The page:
Viable solution needed to curb electrocution of tigers

Source: The Hitavada      Date: 12 Nov 2017 08:38:49


By Ramesh Marulkar,

Tigers are being unnecessarily falling prey to electrocution resorted to by farmers in jungle areas in order to save their crops from damages by blue bulls and wild boars. Tigers chasing these wild animals for food get victimised by coming in contact with live electric wires laid at the fencing of an agriculture field.

The electrocution cases are now-a-days are increasing because farmers cannot tolerate heavy losses caused by animals to their crops that have reached to harvesting stage. They have to remain vigilant after evening throughout the night to ensure that no wild animals enter in the farm. Probably, this is a difficult job for them and hence they find easy way to protect their crops by laying live wires to the fencing. Of course, their intention is not to kill flagship species like tiger but unfortunately it is happening. Even cases of killing persons occurred due to electrocution method in Nagpur district. Of course, the common man would never support to a farmer indulging in electrocution because it is crime.

Now, the situation of tigers/tigresses electrocution has become alarming with as many as six big cats died due to it from November last year to this November month in Vidarbha region. As per the official record, the tigers/tigresses getting electrocuted are at Dhanapur village in Kothari Forest Range in Chandrapur district, Maharkund village just outside Pench Tiger Reserve, Khapa range, Mangli in Nagbhir range, Sindivihiri in Karanja-Ghatge range, Marodi in Chaprala Wildlife Sanctuary in Chamorshi tehsil of Gadchiroli district and the latest case at Ambdi-Begedi village in Chimur range in Brahmapuri Forest Division.

Taking a serious note of the increasing cases of electrocution in this region, National Tiger Conservation Authority (NTCA) has called a meeting on November 14 in which the Chief Wildlife Warden, Maharashtra, and senior officers concerned in different areas, where crime has taken place, would participate in it. The meeting will give stress on monitoring status and measures taken for checking electrocution cases.

It may be mentioned here that Debabrata Swain, then IGF (Nagpur) and now Member-Secretary of NTCA, Delhi, had convened a meeting of the senior forest officers and MSEDCL and other concerned authorities soon after electrocution of a tigress and two sambars in Maharkund in Khapa range on January 13 to discuss this serious issue. It was decided in the meeting to install alarming system on experimental basis in Nagpur Forest Division to know immediately about any electrocution of animal. One forest probationer and engineer from Balaghat has developed this device but it is in limited production. Therefore, Forest Department has not been able to procure the device so far.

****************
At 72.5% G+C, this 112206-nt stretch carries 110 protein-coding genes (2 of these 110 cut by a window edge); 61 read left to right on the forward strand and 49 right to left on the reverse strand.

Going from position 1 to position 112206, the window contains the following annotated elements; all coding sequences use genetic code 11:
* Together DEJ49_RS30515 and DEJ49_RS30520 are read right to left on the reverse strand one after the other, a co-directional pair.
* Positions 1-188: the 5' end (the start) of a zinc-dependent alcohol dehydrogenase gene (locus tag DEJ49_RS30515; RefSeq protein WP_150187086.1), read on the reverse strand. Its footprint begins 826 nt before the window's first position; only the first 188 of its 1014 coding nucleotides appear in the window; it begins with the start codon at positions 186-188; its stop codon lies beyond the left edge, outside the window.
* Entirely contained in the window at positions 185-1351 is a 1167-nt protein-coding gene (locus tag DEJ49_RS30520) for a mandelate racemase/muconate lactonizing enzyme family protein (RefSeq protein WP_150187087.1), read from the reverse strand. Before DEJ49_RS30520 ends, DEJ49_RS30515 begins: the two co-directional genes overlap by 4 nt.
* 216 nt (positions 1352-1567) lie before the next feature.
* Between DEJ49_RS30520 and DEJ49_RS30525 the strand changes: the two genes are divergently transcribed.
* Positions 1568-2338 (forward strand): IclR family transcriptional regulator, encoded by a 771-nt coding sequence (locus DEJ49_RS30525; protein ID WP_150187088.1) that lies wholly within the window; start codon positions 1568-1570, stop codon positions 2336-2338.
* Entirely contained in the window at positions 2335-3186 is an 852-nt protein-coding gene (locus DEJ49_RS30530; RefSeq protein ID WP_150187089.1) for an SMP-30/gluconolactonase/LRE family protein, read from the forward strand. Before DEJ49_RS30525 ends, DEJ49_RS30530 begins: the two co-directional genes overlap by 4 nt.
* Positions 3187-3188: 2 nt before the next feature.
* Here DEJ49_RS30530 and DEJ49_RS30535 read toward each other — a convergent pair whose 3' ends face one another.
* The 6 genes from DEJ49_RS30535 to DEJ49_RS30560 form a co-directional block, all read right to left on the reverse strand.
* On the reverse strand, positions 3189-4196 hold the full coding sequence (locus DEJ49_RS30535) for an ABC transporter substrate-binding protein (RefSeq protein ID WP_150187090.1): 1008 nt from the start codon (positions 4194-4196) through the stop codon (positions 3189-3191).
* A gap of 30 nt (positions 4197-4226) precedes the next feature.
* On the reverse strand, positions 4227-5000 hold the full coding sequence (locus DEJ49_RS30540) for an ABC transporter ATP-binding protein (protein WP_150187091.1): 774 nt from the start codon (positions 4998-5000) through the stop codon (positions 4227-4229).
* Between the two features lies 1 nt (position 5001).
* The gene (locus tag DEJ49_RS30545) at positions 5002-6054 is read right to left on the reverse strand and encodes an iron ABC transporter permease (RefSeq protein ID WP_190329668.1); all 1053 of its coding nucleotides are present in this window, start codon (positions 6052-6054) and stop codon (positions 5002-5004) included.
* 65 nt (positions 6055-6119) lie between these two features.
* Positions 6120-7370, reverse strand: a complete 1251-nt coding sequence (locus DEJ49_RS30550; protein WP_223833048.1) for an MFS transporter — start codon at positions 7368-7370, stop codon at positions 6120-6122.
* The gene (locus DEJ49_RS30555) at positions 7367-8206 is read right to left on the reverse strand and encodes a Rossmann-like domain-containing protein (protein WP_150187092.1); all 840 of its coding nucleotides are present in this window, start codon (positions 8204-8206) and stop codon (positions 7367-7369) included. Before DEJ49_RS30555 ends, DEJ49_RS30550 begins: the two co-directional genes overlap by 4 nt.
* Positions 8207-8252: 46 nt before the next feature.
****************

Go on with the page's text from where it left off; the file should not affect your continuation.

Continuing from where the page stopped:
The department promoted erecting of solar fencing around the farm but it did not succeed because of the ground strip below the bottom most ring of wire had to be regularly cleaned and kept grass free to prevent short circuit of solar energy. Farmers were given the responsibility but due to one or the other reason they could not maintain the grass cutting schedule.

Lomesh Dangore, a progressive farmer from Paradsinga, says solar fencing is a costly affair as it involves a cost of Rs 40,000 per acre. The government gives subsidy to ST/SC/VJNT farmers around jungle in Chandrapur and Gadchiroli districts but the farmers in this village have not received this facility, despite their fields are located adjoining jungle.

Farmers do not come forward for installing solar fencing because of high cost. Around 250 farmers preferred not to cultivate any crop out of fear that blue bulls and wild boars would finish the crops. Instead, they undertake some daily-wage jobs to earn livelihood and dispel tension. Moreover, they also do not get remunerative prices to their agricultural commodity and hence avoid farming.

If solar fencing cannot be recommended in wildlife corridors then in such places crop variation or agro-forestry should be taken up as a viable solution, meaning that recommending crops that cannot be damaged by wild animals. In agro-forestry, growing bamboo can be a good option as it is not affected by browsing, vagaries of nature, untimely or deficit rain and each acre gives assured yield for 35/40 years once the plantation is taken care for initial three years. As per rough estimates, if a farmer plants 330 bamboo seedlings in an acre area then he would be able to get from Rs one lakh to Rs eight lakh from fourth year onwards, that too without any conversion process.

Sincere efforts if made jointly by Forest Department, MSEDCL and other agencies can bring down the graph of electrocution cases.